UFL Moves Up Championship Game

The UFL will play its third championship game on Friday.
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John Archibald, Resolution Sports

Following this past weekend’s slate of games, the United Football League (UFL) formally announced that it will be moving up its 2011 championship game to this Friday in Virginia, cancelling the final two weeks of the regular season. The two teams currently sitting atop the league standings with matching 3-1 records are the two-time defending champion Las Vegas Locos and Virginia Destroyers, and those two organizations are now set to meet in the final game of the league’s third season.

“The Hampton Roads region will be the perfect venue for our season showpiece and has earned the right to host the game, and we are certain football fans will pack the Virginia Beach Sportsplex,” UFL Commissioner Michael Huyghue stated. “The Virginia market has been a great success for the UFL in terms of attendance and social media interaction, and of course having a winning team on the field, so we are rewarding Virginia with the right to host the game.”

Huyghue also commented on the selection of the two league finalists.

“Our two top teams are playing in the championship game next week, and at 3-1, they are deadlocked with the best record, so (they) are deserving finalists,” he continued. “They in large part have a three-year grudge match going on by virtue of Virginia having many former Florida Tuskers players. I am confident this game will be another spectacular close to our third season.”

The immediate reaction of everyone who heard this announcement was that the UFL was moving up the championship game because monetary losses over the past three years were causing the league to cease operations. However, UFL founder and Locos owner Bill Hambrecht denied the assumption, saying that the maneuver was made simply to resume planning for the future of the league.

“This strategy of moving straight to the championship game is the best means by which to take the UFL forward,” he said. “We faced many challenges during the offseason but were still able to kick off our third season. The focus on building a blueprint for the long-term success of the league begins immediately with plans to expand to a minimum of six teams for the 2012 season.”

While many may feel the writing is on the wall for the UFL, I am one person who sincerely hopes that is not the case. I have closely followed the league since the first time I heard intentions from long-time sports marketer Frank Vuono of creating a developmental football league back in 2008, and I do truly feel there is a place in the American sports landscape for a secondary football league. The UFL has taken many positive steps to build its foundation, and it would be an absolute shame if Friday is the last time it takes the field. From reviving careers of former NFL coaches and Pro Bowlers to providing professional football in regions that have never had a team to call their own, the UFL definitely provides a much needed addition to the platform of professional sports. Additionally, over 100 players who suited up in the UFL have inked NFL contracts.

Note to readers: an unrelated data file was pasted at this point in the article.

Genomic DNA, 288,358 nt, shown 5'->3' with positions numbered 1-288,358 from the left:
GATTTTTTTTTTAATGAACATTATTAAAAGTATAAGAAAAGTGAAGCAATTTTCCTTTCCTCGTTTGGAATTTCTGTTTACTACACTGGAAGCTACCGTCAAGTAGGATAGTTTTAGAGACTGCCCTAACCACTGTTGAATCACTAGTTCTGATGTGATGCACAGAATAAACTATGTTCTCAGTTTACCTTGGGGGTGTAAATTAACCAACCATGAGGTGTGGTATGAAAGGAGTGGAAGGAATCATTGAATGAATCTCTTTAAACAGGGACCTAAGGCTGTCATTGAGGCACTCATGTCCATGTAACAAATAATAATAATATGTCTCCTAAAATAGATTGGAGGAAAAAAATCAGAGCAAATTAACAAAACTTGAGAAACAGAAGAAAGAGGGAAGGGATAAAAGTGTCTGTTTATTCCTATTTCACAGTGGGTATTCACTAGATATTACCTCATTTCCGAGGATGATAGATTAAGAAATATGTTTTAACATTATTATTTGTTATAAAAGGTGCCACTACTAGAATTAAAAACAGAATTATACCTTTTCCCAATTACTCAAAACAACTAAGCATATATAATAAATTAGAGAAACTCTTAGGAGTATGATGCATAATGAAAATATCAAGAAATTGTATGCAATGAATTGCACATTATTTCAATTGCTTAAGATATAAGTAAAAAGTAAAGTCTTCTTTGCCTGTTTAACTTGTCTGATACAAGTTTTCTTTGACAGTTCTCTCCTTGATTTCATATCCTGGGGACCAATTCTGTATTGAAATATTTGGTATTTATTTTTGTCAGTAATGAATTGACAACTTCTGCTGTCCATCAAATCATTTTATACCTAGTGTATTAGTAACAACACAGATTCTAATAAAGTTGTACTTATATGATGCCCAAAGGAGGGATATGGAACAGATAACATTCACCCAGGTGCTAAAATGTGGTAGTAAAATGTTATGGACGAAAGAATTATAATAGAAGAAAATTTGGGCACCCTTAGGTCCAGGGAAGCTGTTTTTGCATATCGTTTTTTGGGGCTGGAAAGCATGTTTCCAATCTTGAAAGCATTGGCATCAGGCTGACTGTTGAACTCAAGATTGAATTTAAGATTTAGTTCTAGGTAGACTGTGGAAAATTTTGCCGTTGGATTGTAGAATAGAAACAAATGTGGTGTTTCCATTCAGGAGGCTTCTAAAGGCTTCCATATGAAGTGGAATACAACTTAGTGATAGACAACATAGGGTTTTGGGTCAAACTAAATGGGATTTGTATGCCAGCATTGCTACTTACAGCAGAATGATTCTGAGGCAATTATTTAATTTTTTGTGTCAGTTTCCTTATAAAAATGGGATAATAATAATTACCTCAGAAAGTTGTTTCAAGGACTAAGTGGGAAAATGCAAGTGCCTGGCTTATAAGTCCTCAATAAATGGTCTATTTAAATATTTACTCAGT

Unfortunately, the financial commitments that are required to maintain a respectable and properly run league are extreme. The UFL has lost over a reported $100 million over the past two years, and unofficial attempts for the league to create some type of formal partnership with the NFL have never come to fruition. One can only expect owners and financial backers to write checks for so long when the losses remain high, but consistent five-digit attendance numbers in three of the four current markets (Omaha, Sacramento and Virginia) prove that there is fan support to keep the league afloat. However, sponsorship dollars are where the bread gets buttered in professional sports.

In the economic times we face, any business is fighting overwhelming odds to keep its doors open, let alone a professional sports league. Three seasons tends to be the measuring stick in sports as to whether a league is headed towards a long-term future or cutting its losses and shutting down, so we should expect to know the fate of the league in the coming months. The sad truth is that this will likely be the last legitimate attempt to feed a football crazed nation a secondary league to follow, and it was clearly the best chance we football fans had since the United States Football League closed up shop in 1987.

So for the time being, the show goes on this Friday when the UFL hosts the finale of its third season of operation. The previous two championship games were drama-filled entertainment that any true sports fan would enjoy, and the third act is shaping up to follow that lead. Let’s just hope this one isn’t the final curtain call.

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